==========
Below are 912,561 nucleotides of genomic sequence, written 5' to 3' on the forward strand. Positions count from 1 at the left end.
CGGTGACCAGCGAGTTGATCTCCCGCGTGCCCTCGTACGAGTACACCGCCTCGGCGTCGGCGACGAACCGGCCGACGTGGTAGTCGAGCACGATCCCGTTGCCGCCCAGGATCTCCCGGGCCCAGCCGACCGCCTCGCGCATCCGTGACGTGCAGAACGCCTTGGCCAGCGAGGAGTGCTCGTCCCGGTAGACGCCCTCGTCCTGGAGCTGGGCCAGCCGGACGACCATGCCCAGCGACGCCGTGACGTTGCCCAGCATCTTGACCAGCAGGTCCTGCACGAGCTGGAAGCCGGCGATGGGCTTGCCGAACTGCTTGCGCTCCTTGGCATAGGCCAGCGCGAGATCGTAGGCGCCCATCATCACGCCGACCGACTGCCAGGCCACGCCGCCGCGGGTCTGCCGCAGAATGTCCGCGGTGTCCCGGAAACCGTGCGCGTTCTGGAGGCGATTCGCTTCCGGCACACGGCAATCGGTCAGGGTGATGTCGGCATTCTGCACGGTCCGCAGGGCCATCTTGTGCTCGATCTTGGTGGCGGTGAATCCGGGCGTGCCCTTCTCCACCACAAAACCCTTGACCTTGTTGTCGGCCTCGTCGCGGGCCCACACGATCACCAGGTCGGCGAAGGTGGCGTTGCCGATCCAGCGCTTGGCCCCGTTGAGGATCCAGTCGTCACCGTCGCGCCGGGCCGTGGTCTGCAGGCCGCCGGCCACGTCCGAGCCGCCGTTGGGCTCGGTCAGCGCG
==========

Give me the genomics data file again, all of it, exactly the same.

Below are 912,561 nucleotides of genomic sequence, written 5' to 3' on the forward strand. Positions count from 1 at the left end.
CGGTGACCAGCGAGTTGATCTCCCGCGTGCCCTCGTACGAGTACACCGCCTCGGCGTCGGCGACGAACCGGCCGACGTGGTAGTCGAGCACGATCCCGTTGCCGCCCAGGATCTCCCGGGCCCAGCCGACCGCCTCGCGCATCCGTGACGTGCAGAACGCCTTGGCCAGCGAGGAGTGCTCGTCCCGGTAGACGCCCTCGTCCTGGAGCTGGGCCAGCCGGACGACCATGCCCAGCGACGCCGTGACGTTGCCCAGCATCTTGACCAGCAGGTCCTGCACGAGCTGGAAGCCGGCGATGGGCTTGCCGAACTGCTTGCGCTCCTTGGCATAGGCCAGCGCGAGATCGTAGGCGCCCATCATCACGCCGACCGACTGCCAGGCCACGCCGCCGCGGGTCTGCCGCAGAATGTCCGCGGTGTCCCGGAAACCGTGCGCGTTCTGGAGGCGATTCGCTTCCGGCACACGGCAATCGGTCAGGGTGATGTCGGCATTCTGCACGGTCCGCAGGGCCATCTTGTGCTCGATCTTGGTGGCGGTGAATCCGGGCGTGCCCTTCTCCACCACAAAACCCTTGACCTTGTTGTCGGCCTCGTCGCGGGCCCACACGATCACCAGGTCGGCGAAGGTGGCGTTGCCGATCCAGCGCTTGGCCCCGTTGAGGATCCAGTCGTCACCGTCGCGCCGGGCCGTGGTCTGCAGGCCGCCGGCCACGTCCGAGCCGCCGTTGGGCTCGGTCAGCGCG